This Blue Lawn
Sadayatana Podcast #43
Average Bitrate: 146kbps mp3
Podcast Mirror Site: archive.org
Direct URL: this-blue-lawn
Review at archive.org: Sadayatana #43
Starting with a mashup of a new track by Mystified: Satyr's Drone. I paired it with a homemade 78 I found on archive.org. I think they made it for their loved ones in the war. It's cute but also sounds like the Satyr's of Mystified's track so I went with it. Especially all the laughing.
Then we had a live (with one overdub) performance by Muied Lumens. A track he prepared specially for this show. I had listened to it a couple times in the car --but really didn't get into until I listened to it with headphones. Take my advice and do the same.
I really like the slowed down classical pieces by Alan Morse Davies. I did this myself on a show that was not podcast. With some Bach choral music. It was nice but I got some crap about it in the chatroom. So it was with trepidation that I played these. But they seemed to be loved in the chat. All is well. Enjoy.
|00:00||Reg, Eva, Mrs. Sikes||Greetings|
|07:48||Subterrestrial||The Old Water Tank|
|27:35||Carlos D. Perales||Mystic nits|
|36:49||Burning Artist||Piano Birds Frozen Fall|
|40:52||Alan Morse Davies||Nocturne [Grieg] (Mischa Elman & Josef Bonime, 1919)|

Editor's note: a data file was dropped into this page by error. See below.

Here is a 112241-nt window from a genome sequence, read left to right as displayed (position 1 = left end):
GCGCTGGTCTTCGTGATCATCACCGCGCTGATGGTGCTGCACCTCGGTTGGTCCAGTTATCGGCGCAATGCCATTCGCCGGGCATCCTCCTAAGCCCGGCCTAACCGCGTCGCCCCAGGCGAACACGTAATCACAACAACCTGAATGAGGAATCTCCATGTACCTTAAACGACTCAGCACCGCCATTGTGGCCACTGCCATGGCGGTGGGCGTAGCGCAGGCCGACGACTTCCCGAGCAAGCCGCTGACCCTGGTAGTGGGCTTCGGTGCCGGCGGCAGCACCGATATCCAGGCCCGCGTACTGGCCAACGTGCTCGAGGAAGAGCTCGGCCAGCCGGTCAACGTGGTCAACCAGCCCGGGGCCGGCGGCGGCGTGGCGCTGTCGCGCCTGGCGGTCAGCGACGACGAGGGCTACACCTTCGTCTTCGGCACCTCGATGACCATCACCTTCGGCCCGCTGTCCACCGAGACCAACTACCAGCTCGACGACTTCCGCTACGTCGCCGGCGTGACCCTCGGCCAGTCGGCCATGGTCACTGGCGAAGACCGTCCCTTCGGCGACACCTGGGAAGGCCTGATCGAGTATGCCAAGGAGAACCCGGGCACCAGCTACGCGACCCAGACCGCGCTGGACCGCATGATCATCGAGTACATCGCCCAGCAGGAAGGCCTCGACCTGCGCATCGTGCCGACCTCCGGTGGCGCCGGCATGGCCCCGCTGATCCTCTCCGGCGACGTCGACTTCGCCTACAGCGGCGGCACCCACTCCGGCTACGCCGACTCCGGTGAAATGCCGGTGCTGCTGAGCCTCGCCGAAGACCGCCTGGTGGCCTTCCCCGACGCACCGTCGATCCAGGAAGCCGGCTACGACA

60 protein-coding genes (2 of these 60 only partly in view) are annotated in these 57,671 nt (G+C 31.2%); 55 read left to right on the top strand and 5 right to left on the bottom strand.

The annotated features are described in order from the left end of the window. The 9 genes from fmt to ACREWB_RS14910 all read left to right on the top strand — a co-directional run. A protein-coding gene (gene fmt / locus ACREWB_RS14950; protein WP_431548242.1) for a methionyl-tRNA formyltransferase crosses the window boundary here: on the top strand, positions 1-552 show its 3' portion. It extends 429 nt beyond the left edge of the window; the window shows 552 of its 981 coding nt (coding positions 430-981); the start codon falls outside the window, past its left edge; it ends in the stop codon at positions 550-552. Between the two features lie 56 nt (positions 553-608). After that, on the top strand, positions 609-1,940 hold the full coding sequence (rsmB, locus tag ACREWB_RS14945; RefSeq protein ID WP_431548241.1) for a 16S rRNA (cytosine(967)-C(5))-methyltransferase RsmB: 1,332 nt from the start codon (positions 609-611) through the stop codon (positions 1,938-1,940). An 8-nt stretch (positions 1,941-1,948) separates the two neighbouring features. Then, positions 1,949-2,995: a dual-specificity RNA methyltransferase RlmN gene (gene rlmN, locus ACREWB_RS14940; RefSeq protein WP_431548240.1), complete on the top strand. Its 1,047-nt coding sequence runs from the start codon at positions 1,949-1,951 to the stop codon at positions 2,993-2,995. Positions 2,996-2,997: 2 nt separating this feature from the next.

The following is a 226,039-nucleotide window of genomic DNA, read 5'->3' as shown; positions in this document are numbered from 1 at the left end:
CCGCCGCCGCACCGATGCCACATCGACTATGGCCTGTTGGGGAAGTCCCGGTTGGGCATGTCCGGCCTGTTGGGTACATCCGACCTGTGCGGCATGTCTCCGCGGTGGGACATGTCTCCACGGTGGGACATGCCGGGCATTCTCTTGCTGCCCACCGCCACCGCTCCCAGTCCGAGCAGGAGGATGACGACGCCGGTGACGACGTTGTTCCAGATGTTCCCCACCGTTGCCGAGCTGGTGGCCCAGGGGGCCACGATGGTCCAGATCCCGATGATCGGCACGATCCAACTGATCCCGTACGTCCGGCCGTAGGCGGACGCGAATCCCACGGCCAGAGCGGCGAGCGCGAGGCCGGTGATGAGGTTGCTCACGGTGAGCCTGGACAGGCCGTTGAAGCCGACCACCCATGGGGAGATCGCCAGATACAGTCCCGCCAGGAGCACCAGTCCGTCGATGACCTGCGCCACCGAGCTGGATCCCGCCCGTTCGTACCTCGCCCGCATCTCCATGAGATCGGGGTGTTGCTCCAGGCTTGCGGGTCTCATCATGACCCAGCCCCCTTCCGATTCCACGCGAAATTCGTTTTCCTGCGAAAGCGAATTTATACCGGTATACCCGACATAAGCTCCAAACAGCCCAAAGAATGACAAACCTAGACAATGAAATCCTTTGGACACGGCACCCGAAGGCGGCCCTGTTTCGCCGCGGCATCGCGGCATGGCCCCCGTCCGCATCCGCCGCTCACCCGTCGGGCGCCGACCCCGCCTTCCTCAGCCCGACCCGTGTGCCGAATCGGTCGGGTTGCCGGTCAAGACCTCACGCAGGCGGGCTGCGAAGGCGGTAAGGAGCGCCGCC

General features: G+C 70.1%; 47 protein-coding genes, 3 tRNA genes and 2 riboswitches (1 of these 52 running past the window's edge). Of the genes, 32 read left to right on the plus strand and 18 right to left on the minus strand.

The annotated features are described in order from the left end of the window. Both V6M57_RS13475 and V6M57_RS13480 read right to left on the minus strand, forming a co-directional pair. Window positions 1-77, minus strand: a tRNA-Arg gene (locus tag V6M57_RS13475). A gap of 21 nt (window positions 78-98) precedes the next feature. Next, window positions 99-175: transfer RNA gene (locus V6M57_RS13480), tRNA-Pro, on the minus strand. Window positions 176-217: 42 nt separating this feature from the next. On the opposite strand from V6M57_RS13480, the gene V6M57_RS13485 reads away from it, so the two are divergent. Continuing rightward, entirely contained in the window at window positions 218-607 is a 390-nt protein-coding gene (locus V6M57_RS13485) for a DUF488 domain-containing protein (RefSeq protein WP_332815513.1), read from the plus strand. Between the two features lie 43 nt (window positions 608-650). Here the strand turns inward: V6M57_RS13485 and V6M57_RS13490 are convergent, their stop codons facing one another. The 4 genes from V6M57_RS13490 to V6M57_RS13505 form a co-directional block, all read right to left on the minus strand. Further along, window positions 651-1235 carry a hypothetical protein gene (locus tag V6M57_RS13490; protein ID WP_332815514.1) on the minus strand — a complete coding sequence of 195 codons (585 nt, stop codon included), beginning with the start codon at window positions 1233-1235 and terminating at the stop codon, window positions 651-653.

|112:55||Alan Morse Davies||Phonautograph 1860|
|115:57||Alan Morse Davies||Phonautograph 1859|
|117:38||Alan Morse Davies||Kvitøya|
|132:46||The Unseelie Court||Singularity|
|135:52||Planet tolerance||Other World|
|140:32||dnp x.citer||intro/chapter alpha (excerpt)|
|140:55||Grind Out||Lenin at factory|
|143:06||Kirill Platonkin||Pinewood Spell|
|152:27||Alan Morse Davies||Claire de Lune (Hotel Commodore Ensemble, 1927)|
|169:05||Grind Out||Glitch to Switch|
|172:42||Hesychia & Infinitum||[child]|
|176:45||Enrico Caruso||La Donna e Mobile (Verdi From Rigoletto)|
He had come a long way to this blue lawn, and his dream must have seemed so close that he could hardly fail to grasp it. He did not know that it was already behind him, somewhere back in that vast obscurity beyond the city, where the dark fields of the republic rolled on under the night.
- F. Scott Fitzgerald, The Great Gatsby